Mike Birbiglia’s ‘Thank God For Jokes’ Is a Deceptively Loose Meditation on Humor
Mike Birbiglia’s latest one-man show Thank God For Jokes, which yesterday began a six-week run the Lynn Redgrave Theater, is about faith. The minimal stage décor consists of several stained glass windows on the back wall, a choice that felt especially deliberate since I attended last Sunday. But that creaky, timeless version of faith is contrasted with a fresher, more immediate, re-branded modern faith Birbiglia argues for over the course of the show.
On one level Thank God is an 80+ minute story about how Birbiglia fucked up a meeting with a famous director. The director in question is David O. Russell, if you must know, although that specific is somewhat arbitrary. Many specifics throughout the show feel somewhat arbitrary, probably because so much of Birbiglia’s work in the past (Sleepwalk with Me, My Girlfriend’s Boyfriend) has been predicated on extraordinary events from his real life. This show is about real life events too, but the mundane ones. David O. Russell might as well be a teacher or a boss or a date and their meeting any scenario where we stood idly by and watched ourselves completely blow it.
On another level, though, this show is almost irresponsibly ambitious. A full play about jokes? Who would want to go see that? The whole subject has already been picked over by everyone with a podcast and/or blog. And even the “good” instances thereof aren’t especially “funny” or “enjoyable.” There can’t possibly be anything left to say. Well, that’s where the faith comes in. This show dwells in and celebrates the mystical dark matter element of humor, that thing that can’t fully be explained through formal argument, where a joke can transmute a small investment of trust into pure joy. Or it can go terribly wrong. Who can say how this works? Nobody. But the great achievement of Thank God For Jokes is Birbiglia (and long-time collaborator director Seth Barrish) clearly and succinctly show us.
And that’s also where Birbiglia’s experience comes in. This is a guy who started a whole standup-storytelling movement with 2009’s Sleepwalk with Me and has long been a mainstay in crunchy NPR circles. But let’s not forget he has real legit standup chops. This show pushes the limits of both of those. Like Sleepwalk, this show starts with a solid bit of observational standup (about lateness) that breaks the ice and lets Birbiglia flex his comedian muscles. He spends the rest of the show loping around the stage, rattling off one anecdote on top of another, as though trying to find the limit of exactly how relaxed a human being can be on stage.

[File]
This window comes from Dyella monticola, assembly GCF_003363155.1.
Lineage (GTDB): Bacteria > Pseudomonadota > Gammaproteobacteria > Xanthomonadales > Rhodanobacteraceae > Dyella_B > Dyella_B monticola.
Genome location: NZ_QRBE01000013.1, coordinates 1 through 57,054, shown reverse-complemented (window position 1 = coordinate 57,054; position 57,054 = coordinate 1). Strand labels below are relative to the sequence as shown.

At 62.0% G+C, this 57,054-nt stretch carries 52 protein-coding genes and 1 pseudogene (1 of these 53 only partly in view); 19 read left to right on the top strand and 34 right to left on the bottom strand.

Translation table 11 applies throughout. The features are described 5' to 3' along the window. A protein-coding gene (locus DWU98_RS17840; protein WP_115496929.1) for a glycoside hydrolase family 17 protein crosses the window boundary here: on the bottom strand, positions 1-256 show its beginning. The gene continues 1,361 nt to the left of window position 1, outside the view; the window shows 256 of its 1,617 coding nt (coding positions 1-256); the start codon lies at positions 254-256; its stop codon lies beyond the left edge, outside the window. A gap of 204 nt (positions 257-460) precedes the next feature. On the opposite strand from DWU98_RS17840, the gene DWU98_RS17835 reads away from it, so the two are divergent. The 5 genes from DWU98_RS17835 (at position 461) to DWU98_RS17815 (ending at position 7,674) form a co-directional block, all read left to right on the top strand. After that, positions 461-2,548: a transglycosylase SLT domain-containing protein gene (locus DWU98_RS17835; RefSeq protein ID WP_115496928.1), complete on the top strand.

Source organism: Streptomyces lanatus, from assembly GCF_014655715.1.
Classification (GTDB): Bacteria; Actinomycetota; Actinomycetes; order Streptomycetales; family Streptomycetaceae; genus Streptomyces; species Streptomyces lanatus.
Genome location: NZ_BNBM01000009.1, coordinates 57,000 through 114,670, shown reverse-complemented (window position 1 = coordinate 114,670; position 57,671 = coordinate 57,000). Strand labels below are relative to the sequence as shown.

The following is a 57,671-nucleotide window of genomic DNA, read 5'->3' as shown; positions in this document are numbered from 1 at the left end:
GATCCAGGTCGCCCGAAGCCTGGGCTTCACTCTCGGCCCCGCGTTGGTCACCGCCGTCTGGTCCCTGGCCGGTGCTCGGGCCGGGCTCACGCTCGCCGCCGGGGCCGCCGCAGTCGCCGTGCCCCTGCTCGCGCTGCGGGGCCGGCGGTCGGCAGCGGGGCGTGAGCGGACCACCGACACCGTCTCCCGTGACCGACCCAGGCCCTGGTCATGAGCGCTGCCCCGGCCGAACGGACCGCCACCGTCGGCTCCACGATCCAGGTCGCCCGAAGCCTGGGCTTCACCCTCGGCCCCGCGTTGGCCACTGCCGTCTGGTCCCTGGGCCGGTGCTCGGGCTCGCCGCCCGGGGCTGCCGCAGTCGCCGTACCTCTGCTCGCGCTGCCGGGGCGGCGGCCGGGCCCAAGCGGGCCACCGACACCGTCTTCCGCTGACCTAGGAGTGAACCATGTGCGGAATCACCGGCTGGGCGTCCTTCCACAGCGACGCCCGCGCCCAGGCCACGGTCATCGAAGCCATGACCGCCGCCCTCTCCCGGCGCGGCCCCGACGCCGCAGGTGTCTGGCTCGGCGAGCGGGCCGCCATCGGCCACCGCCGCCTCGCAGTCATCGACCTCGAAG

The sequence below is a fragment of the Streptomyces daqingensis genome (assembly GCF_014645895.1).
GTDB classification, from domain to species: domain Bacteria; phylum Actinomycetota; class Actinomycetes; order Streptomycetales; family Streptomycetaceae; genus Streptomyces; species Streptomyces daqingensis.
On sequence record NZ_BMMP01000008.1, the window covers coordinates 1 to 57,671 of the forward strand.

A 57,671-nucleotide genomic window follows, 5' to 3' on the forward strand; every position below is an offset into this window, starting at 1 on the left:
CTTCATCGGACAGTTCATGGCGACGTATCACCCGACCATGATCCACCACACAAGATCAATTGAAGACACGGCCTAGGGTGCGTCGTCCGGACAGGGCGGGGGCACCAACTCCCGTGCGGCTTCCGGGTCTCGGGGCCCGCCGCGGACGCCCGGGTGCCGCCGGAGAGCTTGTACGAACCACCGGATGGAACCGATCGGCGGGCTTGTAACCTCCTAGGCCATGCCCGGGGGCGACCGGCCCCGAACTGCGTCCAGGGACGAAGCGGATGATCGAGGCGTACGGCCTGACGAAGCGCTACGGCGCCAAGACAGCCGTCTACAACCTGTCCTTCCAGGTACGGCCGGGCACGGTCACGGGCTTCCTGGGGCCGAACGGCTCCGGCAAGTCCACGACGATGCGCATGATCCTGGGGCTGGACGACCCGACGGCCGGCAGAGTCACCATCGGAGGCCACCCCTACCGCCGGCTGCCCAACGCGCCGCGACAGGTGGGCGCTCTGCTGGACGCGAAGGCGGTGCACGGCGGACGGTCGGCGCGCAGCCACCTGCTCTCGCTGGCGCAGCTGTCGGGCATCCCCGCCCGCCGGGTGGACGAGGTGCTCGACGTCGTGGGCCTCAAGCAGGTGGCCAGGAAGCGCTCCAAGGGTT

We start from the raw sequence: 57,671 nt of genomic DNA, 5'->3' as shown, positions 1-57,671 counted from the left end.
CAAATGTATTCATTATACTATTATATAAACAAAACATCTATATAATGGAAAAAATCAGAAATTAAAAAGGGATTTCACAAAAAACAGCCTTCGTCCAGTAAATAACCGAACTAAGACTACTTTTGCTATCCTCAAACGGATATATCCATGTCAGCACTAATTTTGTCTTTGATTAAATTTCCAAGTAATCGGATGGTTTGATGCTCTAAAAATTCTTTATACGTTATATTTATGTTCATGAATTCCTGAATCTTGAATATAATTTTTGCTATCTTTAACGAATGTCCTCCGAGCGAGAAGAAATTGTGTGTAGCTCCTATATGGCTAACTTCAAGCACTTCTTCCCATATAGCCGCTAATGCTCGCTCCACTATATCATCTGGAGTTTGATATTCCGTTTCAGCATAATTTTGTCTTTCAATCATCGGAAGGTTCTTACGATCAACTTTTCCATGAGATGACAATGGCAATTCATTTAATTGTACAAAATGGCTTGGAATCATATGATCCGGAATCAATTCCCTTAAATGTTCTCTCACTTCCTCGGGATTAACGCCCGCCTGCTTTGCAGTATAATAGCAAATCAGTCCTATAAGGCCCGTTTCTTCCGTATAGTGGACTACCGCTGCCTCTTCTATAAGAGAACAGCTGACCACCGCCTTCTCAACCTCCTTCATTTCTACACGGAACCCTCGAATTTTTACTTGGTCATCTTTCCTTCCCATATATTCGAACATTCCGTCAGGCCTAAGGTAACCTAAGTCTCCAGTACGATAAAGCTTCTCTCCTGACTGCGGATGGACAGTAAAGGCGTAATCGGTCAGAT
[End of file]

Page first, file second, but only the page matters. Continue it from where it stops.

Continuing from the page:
I don’t think I can overstate exactly how loose Birbiglia is on stage. It’s as though he’s preemptively saying, “Hey, I know this is Theater, but this isn’t that pretentious kind of Theater.” To use a topical analogy, it reminds me of how Hillary Clinton has to be aggressively relaxed all the time to head off accusations that she’s a shrill woman. Maybe? But anyways, Birbiglia’s delivery can be so loose because the script is so tight. Comics sometimes talk about getting their act to the point where it feels like they’re wearing it like a glove; Birbiglia performs this script like he’s a kid wriggling around inside his theater teacher’s designer oversized sweater.
The one thing that kind of left a weird taste in my mouth was an off-handed dig at Larry the Cable Guy. Birbiglia basically uses his “Git r Dun” as a punchline about stupid catch phrases. It’s a pretty unequivocally mean joke. But it’s those little moments that make you remember, yeah, under all this aw-shucks, rumpled everyman silly-sarcasm, Birbiglia does have some edge to him. He is a little bit of a bastard, like every good comedian should be.
Photo by Joan Marcus.